Learning is a slow process. In this world of 'instant everything' the art of discipline is easily eroded. With the flick of a switch, the push of a button, the turn of a dial, or the click of a mouse, we can be immediately distracted. Mastering a technique is not instant. It needs the discipline to focus, to organize, and to practice. It also needs the encouragement of parents and teachers. I learned the art of discipline at a young age when I started my music training. At the beginning I would practice the piano half an hour a day. Gradually, over the years, my practice time increased to four hours a day. I could focus so intently that the time seemed to fly by. I remember one particularly long practice session. I had been playing with such intensity and passion that when I finished the seat of my slacks was stuck to the piano bench. When I stood up, my slacks ripped and I had a well-ventilated rear end. Learning the art of discipline has been the greatest lesson of my life. When I took university courses, I had no problems; when I studied millinery and flower making, it was a breeze; when I learned the computer, I improved daily; and, when I started to compose, the music flowed. Mastering any technique is easier when you have learned the art of discipline. Life is easier when you are disciplined.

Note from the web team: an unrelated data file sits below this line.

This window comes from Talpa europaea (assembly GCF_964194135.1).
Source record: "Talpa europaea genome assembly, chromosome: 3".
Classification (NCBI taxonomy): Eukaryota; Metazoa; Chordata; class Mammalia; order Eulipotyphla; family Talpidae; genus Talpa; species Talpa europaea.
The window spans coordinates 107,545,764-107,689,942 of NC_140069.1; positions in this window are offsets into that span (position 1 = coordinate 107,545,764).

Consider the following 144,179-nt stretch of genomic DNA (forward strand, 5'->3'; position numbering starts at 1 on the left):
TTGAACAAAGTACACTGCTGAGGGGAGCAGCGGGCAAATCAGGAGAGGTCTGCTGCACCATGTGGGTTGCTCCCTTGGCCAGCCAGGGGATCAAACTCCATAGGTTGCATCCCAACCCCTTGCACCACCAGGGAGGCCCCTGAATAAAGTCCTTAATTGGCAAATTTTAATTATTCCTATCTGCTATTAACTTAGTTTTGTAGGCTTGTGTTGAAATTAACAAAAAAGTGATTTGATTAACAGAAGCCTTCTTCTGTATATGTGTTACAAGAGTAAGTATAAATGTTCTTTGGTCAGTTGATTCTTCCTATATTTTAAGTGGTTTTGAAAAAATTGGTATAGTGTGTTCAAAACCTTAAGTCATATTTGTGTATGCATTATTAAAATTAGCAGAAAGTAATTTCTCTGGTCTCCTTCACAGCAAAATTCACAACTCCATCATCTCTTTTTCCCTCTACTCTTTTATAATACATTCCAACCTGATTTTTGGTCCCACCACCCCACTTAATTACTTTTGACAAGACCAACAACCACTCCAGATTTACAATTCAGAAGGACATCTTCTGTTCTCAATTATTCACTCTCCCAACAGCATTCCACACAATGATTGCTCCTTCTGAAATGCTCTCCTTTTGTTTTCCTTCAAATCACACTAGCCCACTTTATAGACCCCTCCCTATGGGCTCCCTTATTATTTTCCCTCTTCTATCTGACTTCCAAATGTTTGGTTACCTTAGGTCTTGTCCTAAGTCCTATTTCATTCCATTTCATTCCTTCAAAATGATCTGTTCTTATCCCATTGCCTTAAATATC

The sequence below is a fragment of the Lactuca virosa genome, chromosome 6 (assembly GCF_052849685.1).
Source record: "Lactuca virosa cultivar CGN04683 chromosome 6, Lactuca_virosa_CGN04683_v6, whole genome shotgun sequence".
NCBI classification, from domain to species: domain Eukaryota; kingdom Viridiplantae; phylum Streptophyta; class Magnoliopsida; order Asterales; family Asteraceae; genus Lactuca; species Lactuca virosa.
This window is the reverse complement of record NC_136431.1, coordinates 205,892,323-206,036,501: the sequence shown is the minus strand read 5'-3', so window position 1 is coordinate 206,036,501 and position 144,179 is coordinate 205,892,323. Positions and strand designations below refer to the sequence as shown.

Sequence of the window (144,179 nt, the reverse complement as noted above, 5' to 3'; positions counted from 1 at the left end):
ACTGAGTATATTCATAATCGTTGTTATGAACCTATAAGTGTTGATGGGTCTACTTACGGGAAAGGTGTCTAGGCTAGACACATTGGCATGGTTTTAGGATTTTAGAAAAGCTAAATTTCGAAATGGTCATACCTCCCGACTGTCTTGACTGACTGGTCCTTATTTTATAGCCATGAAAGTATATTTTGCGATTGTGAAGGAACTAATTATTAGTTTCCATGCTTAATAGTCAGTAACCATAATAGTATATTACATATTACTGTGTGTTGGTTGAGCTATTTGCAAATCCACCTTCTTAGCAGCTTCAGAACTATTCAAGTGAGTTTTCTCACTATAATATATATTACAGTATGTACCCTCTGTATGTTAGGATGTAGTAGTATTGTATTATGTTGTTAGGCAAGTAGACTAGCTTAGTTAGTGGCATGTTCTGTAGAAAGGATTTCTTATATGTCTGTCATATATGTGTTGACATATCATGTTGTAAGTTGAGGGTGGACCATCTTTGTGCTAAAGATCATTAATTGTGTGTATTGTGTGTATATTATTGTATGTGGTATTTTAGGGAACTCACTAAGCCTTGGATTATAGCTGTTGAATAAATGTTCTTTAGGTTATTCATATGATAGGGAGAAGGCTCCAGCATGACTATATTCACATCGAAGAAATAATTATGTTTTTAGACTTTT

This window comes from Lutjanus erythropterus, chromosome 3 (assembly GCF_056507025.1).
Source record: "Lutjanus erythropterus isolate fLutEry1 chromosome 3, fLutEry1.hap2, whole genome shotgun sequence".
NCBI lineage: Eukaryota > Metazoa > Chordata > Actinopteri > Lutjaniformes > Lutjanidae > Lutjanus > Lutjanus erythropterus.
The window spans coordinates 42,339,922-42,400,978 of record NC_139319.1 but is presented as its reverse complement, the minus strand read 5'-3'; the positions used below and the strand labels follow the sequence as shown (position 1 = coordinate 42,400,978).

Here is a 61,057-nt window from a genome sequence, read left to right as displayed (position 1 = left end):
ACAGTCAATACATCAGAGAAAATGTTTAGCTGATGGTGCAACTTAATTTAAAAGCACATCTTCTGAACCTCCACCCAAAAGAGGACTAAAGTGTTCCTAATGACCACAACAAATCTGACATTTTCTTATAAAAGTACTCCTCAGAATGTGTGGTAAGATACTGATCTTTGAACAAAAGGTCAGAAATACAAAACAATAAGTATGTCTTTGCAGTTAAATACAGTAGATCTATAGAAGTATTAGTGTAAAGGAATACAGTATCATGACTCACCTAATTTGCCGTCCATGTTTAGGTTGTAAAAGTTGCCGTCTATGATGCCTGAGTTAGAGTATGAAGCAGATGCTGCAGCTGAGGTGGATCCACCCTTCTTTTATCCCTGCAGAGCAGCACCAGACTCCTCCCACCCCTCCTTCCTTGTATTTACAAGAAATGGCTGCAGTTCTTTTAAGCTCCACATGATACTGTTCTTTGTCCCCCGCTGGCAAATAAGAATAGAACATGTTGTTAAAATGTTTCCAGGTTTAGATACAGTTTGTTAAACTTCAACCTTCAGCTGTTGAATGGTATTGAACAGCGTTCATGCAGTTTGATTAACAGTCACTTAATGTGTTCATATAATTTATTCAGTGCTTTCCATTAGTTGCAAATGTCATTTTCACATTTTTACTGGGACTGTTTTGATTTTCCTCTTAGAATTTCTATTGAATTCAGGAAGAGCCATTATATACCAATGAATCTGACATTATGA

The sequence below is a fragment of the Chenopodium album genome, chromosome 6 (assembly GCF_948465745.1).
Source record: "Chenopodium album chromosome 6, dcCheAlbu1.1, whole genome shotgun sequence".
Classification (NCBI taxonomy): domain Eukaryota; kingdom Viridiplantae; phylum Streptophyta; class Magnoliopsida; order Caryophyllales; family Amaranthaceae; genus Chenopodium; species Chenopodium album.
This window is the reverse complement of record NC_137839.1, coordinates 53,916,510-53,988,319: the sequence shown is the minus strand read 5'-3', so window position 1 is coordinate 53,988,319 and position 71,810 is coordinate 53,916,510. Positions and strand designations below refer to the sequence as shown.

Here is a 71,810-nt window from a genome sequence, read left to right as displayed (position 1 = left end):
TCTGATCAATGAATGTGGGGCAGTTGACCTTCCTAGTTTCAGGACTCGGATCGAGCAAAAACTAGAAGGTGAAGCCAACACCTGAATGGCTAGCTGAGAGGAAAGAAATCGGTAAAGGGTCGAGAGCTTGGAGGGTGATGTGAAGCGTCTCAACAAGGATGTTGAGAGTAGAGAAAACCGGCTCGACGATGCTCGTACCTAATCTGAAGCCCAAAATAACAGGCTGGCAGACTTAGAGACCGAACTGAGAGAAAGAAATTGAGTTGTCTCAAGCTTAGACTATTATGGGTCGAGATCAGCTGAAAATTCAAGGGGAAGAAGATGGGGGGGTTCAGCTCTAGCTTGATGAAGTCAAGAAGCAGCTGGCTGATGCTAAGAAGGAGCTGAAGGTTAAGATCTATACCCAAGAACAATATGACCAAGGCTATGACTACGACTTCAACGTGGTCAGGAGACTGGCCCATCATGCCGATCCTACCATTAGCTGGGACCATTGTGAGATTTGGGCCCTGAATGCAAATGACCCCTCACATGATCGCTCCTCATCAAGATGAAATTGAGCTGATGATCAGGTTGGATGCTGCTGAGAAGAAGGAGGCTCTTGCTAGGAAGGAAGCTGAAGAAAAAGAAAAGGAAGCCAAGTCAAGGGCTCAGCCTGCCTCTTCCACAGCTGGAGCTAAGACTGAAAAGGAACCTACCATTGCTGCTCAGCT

It is time to stop giving grammar a bad name and look at it for what it is: a technique. It is a tool that can enhance creativity - not stifle it. It is not only a valuable tool for creative writing but also a wonderful aid for teaching. When I was guiding students in creative writing classes, it was so helpful, from a teaching point of view, to be able to say, "Here you used an adjective where you should have used an adverb;" or, "at this point you used a principal verb without an auxiliary verb;" or, "if you place the subject at the end of this sentence it will improve the flow of your story." This is a much more satisfying learning situation than saying, "You have made some mistakes so I have inserted the corrections in red ink."